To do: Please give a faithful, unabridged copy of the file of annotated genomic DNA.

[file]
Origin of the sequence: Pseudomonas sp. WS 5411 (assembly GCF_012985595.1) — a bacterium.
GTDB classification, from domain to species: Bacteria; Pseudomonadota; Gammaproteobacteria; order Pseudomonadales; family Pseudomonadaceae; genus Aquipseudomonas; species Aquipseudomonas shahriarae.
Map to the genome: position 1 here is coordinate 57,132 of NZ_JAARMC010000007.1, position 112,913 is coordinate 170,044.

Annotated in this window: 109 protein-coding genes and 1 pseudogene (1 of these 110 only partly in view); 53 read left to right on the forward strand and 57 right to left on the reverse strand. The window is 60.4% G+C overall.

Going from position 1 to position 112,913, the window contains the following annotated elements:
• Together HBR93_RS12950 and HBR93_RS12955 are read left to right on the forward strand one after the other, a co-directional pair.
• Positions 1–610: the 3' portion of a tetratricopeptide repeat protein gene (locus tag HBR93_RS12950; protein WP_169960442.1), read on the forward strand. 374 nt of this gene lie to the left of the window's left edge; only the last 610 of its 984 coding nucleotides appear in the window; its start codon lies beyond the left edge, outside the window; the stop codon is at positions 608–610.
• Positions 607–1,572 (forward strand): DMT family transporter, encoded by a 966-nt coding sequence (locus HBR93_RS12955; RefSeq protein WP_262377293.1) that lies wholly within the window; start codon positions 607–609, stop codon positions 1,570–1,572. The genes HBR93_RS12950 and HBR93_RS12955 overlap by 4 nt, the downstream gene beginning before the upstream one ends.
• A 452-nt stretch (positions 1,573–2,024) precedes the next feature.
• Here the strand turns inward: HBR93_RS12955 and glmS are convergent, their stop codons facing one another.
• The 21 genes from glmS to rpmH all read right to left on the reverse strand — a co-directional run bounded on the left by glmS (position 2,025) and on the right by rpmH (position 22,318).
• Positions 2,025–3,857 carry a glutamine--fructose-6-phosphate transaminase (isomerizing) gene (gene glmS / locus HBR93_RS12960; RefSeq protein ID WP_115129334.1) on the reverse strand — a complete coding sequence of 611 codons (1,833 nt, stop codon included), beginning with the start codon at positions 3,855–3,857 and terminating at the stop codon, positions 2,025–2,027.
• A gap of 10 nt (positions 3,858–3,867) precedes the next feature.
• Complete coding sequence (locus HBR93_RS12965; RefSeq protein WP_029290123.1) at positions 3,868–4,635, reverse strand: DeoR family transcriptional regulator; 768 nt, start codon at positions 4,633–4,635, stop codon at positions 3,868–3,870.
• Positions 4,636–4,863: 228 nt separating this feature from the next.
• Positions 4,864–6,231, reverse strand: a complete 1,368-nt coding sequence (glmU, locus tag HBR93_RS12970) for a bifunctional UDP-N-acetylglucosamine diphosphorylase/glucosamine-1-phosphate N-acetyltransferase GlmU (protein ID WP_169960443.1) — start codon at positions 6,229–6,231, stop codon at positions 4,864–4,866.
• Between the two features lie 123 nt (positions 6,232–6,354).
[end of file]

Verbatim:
Origin of the sequence: Pseudomonas sp. WS 5411 (assembly GCF_012985595.1) — a bacterium.
GTDB classification, from domain to species: Bacteria; Pseudomonadota; Gammaproteobacteria; order Pseudomonadales; family Pseudomonadaceae; genus Aquipseudomonas; species Aquipseudomonas shahriarae.
Map to the genome: position 1 here is coordinate 57,132 of NZ_JAARMC010000007.1, position 112,913 is coordinate 170,044.

Annotated in this window: 109 protein-coding genes and 1 pseudogene (1 of these 110 only partly in view); 53 read left to right on the forward strand and 57 right to left on the reverse strand. The window is 60.4% G+C overall.

Going from position 1 to position 112,913, the window contains the following annotated elements:
• Together HBR93_RS12950 and HBR93_RS12955 are read left to right on the forward strand one after the other, a co-directional pair.
• Positions 1–610: the 3' portion of a tetratricopeptide repeat protein gene (locus tag HBR93_RS12950; protein WP_169960442.1), read on the forward strand. 374 nt of this gene lie to the left of the window's left edge; only the last 610 of its 984 coding nucleotides appear in the window; its start codon lies beyond the left edge, outside the window; the stop codon is at positions 608–610.
• Positions 607–1,572 (forward strand): DMT family transporter, encoded by a 966-nt coding sequence (locus HBR93_RS12955; RefSeq protein WP_262377293.1) that lies wholly within the window; start codon positions 607–609, stop codon positions 1,570–1,572. The genes HBR93_RS12950 and HBR93_RS12955 overlap by 4 nt, the downstream gene beginning before the upstream one ends.
• A 452-nt stretch (positions 1,573–2,024) precedes the next feature.
• Here the strand turns inward: HBR93_RS12955 and glmS are convergent, their stop codons facing one another.
• The 21 genes from glmS to rpmH all read right to left on the reverse strand — a co-directional run bounded on the left by glmS (position 2,025) and on the right by rpmH (position 22,318).
• Positions 2,025–3,857 carry a glutamine--fructose-6-phosphate transaminase (isomerizing) gene (gene glmS / locus HBR93_RS12960; RefSeq protein ID WP_115129334.1) on the reverse strand — a complete coding sequence of 611 codons (1,833 nt, stop codon included), beginning with the start codon at positions 3,855–3,857 and terminating at the stop codon, positions 2,025–2,027.
• A gap of 10 nt (positions 3,858–3,867) precedes the next feature.
• Complete coding sequence (locus HBR93_RS12965; RefSeq protein WP_029290123.1) at positions 3,868–4,635, reverse strand: DeoR family transcriptional regulator; 768 nt, start codon at positions 4,633–4,635, stop codon at positions 3,868–3,870.
• Positions 4,636–4,863: 228 nt separating this feature from the next.
• Positions 4,864–6,231, reverse strand: a complete 1,368-nt coding sequence (glmU, locus tag HBR93_RS12970) for a bifunctional UDP-N-acetylglucosamine diphosphorylase/glucosamine-1-phosphate N-acetyltransferase GlmU (protein ID WP_169960443.1) — start codon at positions 6,229–6,231, stop codon at positions 4,864–4,866.
• Between the two features lie 123 nt (positions 6,232–6,354).